Network 40b includes a series resistor 58, similar to resistors 47 and 51 and a pair of capacitors 59 and 60 which are connected in series with each other and in parallel with resistor 58. The junction between capacitors 59 and 60 is connected through a resistor 61 to the common line 46, a bridged-T section being formed. An additional resistor 62 is illustrated, in series between the output of the bridged-T section and the transducer 21.
As diagrammatically illustrated, the transducer 21 includes a diaphragm 64 which defines one wall of a chamber 65 coupled to the sound outlet 22. A central portion of diaphragm 64 is coupled through a link 65 to an armature 66 of magnetic material which has a fulcrum end supported by a bight portion of a U-shaped magnetic yoke 68 with permanent magnets 69 and 70 secured to legs of the yoke 68 and defining an air gap in which a free end portion of the armature 66 is movable. Armature 66 extends through a coil 72, disposed between the fulcrum point and the magnets 69 and 70. It will be understood that other types of transducers may be used.
Curve A in FIG. 5 shows the frequency response produced when network 40a is used, with 0.316 VAC electrical input and with the output of the earphone measured in a "Zwislocki coupler" (more formally designated as an Occluded Ear Simulator, as described in American National Standard S3.25-1979, American National Standards Institute, New York, NY). Curve C in FIG. 3 shows the difference between the earphone response and the normal ear response shown as Curve EAR, and thus Curve C represents as estimate of the accuracy (fidelity) with which the subject earphone reproduces typical pre-recorded material for the idealized "average listener" when used with network 40a.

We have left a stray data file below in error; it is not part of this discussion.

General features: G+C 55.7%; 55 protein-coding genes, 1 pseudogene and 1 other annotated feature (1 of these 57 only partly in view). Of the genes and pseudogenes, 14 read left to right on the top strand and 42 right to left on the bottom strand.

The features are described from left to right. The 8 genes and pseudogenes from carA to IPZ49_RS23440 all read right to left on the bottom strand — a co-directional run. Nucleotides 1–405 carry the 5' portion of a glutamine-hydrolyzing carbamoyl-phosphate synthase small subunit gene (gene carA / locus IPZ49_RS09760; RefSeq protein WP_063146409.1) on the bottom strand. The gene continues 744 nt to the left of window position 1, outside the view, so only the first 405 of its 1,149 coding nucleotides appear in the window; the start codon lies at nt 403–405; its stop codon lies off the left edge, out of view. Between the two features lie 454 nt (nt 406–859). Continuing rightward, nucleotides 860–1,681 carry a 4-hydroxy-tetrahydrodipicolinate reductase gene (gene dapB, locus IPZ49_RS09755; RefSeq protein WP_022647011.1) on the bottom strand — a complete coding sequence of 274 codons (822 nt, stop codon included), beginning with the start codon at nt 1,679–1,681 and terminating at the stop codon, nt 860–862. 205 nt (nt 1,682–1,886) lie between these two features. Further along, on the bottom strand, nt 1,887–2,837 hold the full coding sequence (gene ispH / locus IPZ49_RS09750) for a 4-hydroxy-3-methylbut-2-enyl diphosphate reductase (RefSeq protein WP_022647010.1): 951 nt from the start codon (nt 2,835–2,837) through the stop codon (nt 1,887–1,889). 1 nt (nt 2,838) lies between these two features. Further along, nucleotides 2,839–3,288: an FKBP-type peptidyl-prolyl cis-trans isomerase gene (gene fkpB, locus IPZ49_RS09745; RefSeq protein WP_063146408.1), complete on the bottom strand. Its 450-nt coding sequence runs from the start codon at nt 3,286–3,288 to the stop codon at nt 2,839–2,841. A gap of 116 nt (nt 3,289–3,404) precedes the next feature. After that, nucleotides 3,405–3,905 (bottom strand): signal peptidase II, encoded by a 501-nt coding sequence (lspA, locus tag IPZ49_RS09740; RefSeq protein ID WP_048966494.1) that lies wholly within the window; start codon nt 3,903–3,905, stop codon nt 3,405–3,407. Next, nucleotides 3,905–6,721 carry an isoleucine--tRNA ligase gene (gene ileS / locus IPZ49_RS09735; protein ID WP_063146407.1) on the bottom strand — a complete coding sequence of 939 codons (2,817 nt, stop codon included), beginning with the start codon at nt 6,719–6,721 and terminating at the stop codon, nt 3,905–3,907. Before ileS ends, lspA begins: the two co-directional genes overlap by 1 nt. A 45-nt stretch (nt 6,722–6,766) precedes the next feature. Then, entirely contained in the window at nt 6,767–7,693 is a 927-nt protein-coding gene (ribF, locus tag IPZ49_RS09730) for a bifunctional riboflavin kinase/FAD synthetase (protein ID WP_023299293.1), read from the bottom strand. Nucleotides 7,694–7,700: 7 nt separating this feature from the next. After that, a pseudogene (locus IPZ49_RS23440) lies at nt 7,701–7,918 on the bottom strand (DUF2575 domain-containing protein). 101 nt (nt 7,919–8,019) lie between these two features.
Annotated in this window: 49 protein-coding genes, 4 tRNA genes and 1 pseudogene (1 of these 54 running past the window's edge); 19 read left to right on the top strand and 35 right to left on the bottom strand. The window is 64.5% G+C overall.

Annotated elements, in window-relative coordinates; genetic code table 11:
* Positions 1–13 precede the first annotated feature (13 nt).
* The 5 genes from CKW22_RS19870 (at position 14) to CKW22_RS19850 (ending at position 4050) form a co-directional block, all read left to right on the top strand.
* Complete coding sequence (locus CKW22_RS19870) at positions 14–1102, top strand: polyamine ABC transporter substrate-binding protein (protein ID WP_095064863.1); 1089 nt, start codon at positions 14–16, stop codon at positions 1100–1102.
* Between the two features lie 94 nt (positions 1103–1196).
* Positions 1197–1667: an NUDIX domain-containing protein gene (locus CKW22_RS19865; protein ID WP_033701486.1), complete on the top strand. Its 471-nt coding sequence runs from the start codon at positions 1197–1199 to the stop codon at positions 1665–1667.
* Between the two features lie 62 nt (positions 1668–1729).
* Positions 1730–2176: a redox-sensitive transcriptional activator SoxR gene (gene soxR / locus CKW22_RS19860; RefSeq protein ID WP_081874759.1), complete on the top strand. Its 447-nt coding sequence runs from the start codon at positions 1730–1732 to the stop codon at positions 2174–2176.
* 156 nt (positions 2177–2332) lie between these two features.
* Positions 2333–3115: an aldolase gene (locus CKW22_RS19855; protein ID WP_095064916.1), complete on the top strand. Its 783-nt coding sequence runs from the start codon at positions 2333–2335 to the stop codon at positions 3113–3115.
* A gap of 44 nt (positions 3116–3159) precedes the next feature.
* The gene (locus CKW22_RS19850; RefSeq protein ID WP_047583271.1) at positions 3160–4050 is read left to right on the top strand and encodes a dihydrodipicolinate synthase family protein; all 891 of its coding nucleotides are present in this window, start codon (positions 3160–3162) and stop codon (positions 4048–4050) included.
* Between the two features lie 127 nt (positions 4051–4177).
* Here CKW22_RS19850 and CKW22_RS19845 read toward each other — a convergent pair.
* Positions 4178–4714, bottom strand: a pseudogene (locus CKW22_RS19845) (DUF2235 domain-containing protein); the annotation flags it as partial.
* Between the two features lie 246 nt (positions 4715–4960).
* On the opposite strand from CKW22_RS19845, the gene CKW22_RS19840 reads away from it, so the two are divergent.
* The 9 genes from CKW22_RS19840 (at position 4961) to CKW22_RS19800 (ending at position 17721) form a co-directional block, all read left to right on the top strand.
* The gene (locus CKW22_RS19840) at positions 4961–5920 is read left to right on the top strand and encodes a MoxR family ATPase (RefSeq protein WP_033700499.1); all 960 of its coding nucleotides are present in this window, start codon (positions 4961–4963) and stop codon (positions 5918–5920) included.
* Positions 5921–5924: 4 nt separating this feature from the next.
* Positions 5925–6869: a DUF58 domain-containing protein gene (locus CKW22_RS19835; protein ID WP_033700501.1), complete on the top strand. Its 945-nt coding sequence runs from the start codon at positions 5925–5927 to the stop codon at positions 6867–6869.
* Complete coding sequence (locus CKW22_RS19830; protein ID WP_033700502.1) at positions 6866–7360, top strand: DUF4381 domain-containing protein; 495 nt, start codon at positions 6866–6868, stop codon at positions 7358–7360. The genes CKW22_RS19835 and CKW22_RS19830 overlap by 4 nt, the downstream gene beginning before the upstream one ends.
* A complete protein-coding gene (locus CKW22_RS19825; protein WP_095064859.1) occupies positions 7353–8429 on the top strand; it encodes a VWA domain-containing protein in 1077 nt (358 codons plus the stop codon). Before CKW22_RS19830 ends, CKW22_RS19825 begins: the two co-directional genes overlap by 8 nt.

FIG. 6 shows the frequence response, measured in the Zwislocki coupler, that obtains with 1 VAC input when network 40b is used. Note that this response would not be a good response for reproducing normally recorded speech (or music), which would sound quite dull due to the lack of the normal high-frequency boost our external ears normally provide. (The response of FIG. 6 would be quite appropriate, however, for reproducing sounds recorded with a probe microphone at the eardrum of a subject, or for sounds recorded at the eardrum-position microphone of the "KEMAR" manikin.) When driven with a 100 microsecond rectangular electrical pulse, the earphone with network 40b will produce a roughly rectangular pressure pulse at the eardrum, without excessive ringing, with linear (unchanged waveform) operation to 110 dB SPL peaks measured in the Zwislocki coupler.
The design of the equalization networks will be best understood from examples of networks which have been constructed and used in conjunction with particular types of receivers or transducers, and with tubing and other acoustic components having configurations as illustrated and having dimensions as described above. The principles outlined in the following examples can be applied to systems using transducers having different characteristics from those of the examples and/or using acoustic components with forms or dimensions different from those of the examples.